Nitric oxide regulates plants as well as people

Apr 28, 2008

Nitric oxide has emerged as an important signaling molecule in plants - as in mammals including people. In studies of a tropical medicinal herb as a model plant, researchers have found that nitric oxide targets a number of proteins and enzymes in plants.

In collaborative work with the research group of Renu Deswal, a faculty member, and her doctoral student at the Botany Department, University of Delhi, India, Agricultural Research Service (ARS) scientist Autar Mattoo has identified 19 such targeted proteins and enzymes in Kalanchoe pinnata, also known as "miracle leaf."

These proteins and enzymes are involved in regulating processes from seed germination to cell development to plant death. Notably, they also regulate many other important processes including photosynthesis, sugar metabolism, disease- and stress tolerance in plants.

Mattoo is a plant physiologist with the ARS Sustainable Agricultural Systems Laboratory at Beltsville, Md.

The collaborative research suggests that the effects of nitric oxide, a sometimes toxic byproduct of nitrogen oxidation in soil, may have broader implications in plant processes than realized. Its modification of proteins, a process called S-nitrosylation, is increasingly recognized as an ubiquitous regulatory reaction in plants and mammals.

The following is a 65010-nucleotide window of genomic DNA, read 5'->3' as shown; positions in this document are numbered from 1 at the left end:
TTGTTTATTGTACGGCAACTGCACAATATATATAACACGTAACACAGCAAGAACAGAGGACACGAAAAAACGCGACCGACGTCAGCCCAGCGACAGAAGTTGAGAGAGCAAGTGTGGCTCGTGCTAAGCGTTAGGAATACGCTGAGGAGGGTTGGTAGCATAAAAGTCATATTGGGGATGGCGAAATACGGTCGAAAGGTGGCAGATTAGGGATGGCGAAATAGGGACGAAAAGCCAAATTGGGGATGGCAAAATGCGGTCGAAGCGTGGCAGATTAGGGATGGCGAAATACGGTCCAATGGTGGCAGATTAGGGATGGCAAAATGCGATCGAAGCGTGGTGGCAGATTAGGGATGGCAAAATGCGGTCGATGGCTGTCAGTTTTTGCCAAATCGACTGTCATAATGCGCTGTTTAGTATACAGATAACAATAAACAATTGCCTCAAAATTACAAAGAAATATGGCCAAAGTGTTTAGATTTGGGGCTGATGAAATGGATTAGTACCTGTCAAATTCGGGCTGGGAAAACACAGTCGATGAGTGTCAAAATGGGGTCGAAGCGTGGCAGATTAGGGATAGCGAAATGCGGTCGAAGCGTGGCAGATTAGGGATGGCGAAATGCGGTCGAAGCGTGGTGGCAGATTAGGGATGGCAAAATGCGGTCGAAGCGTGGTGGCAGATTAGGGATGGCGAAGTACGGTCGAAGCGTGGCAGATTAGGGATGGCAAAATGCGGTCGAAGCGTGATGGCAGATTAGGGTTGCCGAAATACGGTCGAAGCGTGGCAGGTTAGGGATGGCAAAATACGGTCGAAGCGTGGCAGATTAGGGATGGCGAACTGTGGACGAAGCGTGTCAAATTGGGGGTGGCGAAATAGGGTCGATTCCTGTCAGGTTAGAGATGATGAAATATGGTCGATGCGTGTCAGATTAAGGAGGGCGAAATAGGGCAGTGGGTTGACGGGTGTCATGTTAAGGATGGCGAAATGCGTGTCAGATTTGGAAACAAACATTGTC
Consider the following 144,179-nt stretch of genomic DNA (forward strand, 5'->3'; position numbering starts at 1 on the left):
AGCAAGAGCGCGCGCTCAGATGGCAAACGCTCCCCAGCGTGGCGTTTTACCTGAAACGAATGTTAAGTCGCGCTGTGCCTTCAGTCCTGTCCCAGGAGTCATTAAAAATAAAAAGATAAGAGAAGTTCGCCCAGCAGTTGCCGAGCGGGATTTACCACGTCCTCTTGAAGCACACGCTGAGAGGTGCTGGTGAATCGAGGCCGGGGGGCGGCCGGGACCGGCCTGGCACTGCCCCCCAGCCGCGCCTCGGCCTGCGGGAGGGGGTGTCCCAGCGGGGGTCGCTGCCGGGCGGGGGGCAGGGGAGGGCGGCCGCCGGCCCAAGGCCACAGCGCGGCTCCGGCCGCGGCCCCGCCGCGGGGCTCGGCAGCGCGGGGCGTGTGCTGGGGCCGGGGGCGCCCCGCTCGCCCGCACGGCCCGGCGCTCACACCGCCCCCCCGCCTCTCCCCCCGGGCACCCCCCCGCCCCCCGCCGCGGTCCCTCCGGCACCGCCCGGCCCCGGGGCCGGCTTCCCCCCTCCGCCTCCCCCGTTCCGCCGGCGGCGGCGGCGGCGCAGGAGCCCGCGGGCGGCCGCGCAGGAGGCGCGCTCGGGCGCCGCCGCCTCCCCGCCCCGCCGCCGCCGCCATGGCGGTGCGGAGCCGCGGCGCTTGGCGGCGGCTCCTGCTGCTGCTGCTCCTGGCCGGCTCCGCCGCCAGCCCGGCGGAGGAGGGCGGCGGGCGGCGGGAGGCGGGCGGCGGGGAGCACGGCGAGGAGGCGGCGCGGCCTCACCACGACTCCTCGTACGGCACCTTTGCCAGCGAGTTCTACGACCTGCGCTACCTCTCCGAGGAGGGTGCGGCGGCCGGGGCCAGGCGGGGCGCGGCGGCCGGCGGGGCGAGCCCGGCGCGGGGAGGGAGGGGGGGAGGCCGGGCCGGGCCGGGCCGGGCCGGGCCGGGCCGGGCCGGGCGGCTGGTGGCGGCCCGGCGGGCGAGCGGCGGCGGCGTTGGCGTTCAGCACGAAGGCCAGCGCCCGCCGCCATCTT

Mattoo and Deswal have shown for the first time that nitric oxide inactivates Rubisco, a major enzyme involved in carbon dioxide fixation and photosynthesis in plants.

Kalanchoe represents plants that have a unique method of carbon dioxide fixation that is shared by succulent plants. Kalanchoe has diverse possible medicinal benefits suggesting the presence of interesting processes at work. Mattoo hopes to do similar studies with major crops grown in different production systems, with an eye toward improving both crop yields and quality, including nutritional benefits.

Other scientists have studied nitric oxide targets in the most common model plant, Arabidopsis. Mattoo and collaborators found that Kalanchoe had some nitric oxide targets in common with Arabidopsis, such as Rubisco and drought-protective proteins. They also found new protein targets in Kalanchoe that have not been reported previously.

Source: Blackwell

Explore further: Ecosystems can have their fish, and we can eat them too

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